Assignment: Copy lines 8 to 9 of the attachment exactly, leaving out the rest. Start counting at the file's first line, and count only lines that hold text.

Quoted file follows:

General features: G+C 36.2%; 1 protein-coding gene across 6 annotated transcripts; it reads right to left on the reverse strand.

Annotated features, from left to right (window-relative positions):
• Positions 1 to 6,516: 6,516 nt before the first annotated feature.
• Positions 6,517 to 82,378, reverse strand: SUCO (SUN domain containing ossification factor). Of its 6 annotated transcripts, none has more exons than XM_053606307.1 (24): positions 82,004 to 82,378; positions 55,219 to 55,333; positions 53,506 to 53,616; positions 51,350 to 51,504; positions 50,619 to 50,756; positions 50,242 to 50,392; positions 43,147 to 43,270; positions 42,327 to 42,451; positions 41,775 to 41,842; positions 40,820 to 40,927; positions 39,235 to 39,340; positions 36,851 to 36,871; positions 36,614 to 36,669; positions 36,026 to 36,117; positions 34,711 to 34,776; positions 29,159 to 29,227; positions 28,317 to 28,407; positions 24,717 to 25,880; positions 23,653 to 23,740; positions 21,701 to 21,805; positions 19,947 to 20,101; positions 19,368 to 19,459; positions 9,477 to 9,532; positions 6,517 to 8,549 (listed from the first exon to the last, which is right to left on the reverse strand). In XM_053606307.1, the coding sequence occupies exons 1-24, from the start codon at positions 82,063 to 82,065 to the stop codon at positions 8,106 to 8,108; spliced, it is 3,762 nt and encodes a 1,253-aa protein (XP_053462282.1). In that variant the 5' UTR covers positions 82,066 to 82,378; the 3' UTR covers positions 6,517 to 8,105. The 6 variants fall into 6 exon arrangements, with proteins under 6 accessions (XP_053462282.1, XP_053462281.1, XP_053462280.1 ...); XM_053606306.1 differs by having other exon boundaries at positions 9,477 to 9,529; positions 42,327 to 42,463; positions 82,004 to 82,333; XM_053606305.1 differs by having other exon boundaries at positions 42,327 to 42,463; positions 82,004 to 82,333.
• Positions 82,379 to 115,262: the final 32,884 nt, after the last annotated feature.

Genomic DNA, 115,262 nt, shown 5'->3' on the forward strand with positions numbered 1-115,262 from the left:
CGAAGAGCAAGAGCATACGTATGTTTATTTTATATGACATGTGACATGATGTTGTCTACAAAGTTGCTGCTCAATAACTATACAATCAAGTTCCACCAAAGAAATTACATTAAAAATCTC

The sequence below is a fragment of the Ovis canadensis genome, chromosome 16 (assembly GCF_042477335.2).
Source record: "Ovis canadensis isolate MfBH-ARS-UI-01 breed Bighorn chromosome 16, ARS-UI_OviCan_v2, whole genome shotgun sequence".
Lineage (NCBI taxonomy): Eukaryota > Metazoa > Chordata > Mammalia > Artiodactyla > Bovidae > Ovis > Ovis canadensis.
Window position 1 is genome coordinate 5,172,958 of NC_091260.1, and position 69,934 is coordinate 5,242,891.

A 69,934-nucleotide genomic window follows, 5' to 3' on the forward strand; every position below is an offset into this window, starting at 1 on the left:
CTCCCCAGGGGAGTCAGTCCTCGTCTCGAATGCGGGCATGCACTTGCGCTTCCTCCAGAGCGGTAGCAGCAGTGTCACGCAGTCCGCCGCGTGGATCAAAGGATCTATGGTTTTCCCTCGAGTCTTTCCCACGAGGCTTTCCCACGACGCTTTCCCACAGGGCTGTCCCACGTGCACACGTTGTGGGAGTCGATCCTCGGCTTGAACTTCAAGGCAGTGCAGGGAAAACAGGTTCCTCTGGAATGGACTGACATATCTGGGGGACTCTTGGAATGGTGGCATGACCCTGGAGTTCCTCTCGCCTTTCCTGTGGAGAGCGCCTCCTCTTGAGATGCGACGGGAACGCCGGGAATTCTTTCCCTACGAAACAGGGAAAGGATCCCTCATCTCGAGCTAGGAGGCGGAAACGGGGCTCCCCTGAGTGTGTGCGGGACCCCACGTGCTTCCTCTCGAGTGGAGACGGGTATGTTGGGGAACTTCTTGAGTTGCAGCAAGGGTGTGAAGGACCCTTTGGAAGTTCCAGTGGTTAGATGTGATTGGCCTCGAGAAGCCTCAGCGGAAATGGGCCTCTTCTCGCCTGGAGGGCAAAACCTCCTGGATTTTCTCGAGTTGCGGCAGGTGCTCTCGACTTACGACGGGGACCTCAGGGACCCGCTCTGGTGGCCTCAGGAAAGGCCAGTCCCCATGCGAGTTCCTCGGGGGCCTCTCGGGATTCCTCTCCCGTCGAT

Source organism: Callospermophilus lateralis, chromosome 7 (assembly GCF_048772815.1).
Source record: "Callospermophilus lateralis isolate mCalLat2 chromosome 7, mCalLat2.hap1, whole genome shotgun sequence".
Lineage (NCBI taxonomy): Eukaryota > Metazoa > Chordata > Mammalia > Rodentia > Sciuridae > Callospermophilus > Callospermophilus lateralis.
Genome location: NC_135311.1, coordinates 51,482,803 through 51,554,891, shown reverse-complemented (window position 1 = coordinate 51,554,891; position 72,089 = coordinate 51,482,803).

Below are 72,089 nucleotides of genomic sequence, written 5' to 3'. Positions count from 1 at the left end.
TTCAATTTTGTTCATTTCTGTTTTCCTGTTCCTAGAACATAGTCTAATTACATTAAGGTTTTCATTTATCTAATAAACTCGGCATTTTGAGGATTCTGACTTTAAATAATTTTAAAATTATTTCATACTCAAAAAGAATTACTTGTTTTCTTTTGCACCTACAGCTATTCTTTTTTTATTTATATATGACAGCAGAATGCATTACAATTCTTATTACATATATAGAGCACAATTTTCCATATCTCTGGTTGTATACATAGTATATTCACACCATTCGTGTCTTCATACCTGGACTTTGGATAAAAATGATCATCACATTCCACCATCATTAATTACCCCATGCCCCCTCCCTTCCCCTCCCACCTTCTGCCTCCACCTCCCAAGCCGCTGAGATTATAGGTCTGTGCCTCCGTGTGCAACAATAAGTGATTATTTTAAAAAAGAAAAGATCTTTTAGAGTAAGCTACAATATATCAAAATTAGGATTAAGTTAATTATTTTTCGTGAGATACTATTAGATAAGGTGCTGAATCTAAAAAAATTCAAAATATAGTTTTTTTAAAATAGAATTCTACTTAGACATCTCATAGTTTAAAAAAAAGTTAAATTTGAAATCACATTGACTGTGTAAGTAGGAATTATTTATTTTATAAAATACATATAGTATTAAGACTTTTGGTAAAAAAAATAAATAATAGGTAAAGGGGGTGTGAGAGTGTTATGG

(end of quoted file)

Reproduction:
The sequence below is a fragment of the Ovis canadensis genome, chromosome 16 (assembly GCF_042477335.2).
Source record: "Ovis canadensis isolate MfBH-ARS-UI-01 breed Bighorn chromosome 16, ARS-UI_OviCan_v2, whole genome shotgun sequence".